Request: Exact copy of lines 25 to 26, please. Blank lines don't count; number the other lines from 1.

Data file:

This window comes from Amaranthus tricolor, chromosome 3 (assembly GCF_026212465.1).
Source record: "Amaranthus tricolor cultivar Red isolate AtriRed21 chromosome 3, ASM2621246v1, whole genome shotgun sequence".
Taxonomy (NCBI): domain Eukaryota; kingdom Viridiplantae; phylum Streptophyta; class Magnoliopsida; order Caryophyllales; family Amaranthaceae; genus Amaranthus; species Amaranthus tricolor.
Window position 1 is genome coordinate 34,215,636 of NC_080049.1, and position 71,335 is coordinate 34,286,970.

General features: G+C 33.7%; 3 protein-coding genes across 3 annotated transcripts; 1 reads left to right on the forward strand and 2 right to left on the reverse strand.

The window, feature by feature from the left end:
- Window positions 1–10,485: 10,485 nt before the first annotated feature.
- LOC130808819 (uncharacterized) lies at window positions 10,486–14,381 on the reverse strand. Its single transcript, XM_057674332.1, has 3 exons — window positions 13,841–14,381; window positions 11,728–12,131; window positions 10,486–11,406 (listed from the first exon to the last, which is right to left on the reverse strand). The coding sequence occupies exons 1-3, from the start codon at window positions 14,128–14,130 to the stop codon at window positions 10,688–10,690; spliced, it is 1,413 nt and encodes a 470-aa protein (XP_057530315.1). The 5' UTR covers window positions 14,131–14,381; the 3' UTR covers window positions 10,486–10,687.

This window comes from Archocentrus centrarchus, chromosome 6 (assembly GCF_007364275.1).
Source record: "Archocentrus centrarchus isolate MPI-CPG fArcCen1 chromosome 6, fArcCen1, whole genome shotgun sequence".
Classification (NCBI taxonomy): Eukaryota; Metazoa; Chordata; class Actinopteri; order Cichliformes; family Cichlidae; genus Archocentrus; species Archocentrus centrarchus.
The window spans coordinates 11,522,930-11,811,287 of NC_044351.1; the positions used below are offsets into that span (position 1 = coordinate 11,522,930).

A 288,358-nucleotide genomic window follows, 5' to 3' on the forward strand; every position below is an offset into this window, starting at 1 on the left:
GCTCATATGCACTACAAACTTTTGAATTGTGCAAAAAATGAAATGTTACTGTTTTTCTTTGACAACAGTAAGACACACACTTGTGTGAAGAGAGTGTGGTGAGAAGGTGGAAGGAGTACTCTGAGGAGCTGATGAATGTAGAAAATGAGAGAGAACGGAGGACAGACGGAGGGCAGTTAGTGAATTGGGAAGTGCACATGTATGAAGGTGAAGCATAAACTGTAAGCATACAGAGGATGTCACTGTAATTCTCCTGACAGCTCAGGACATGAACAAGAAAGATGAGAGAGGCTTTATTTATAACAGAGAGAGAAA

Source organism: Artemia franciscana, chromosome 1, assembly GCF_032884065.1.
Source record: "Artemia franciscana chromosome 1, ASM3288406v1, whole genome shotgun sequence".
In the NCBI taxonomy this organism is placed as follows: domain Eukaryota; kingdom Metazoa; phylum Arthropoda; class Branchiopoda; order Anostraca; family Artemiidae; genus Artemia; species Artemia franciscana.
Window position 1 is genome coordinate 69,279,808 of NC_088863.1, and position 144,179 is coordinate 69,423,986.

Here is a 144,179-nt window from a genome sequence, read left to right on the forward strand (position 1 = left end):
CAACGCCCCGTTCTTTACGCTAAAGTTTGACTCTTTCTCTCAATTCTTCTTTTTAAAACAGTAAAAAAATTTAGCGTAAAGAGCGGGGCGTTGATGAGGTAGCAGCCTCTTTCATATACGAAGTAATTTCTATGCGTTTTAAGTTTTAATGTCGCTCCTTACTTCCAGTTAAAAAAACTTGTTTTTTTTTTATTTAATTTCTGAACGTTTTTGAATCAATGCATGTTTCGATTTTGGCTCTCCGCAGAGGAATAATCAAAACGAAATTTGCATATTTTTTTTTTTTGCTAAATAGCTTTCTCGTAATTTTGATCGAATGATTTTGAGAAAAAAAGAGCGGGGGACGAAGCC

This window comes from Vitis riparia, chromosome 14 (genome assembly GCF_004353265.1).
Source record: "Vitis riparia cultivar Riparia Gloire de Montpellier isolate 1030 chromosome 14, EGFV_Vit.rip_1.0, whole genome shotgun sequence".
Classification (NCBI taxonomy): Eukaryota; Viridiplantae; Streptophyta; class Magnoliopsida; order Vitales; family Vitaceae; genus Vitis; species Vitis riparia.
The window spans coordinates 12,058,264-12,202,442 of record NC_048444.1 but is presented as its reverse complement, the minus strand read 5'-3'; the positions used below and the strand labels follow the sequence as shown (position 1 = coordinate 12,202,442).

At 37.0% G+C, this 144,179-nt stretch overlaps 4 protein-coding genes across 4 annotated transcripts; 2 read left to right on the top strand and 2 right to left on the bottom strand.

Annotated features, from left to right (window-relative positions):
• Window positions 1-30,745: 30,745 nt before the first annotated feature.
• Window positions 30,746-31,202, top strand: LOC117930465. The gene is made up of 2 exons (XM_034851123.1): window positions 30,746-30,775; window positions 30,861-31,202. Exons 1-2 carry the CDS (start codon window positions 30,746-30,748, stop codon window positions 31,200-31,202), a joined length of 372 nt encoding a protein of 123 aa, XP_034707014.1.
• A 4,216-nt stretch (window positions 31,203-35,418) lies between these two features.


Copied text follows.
At 37.0% G+C, this 144,179-nt stretch overlaps 4 protein-coding genes across 4 annotated transcripts; 2 read left to right on the top strand and 2 right to left on the bottom strand.

Annotated features, from left to right (window-relative positions):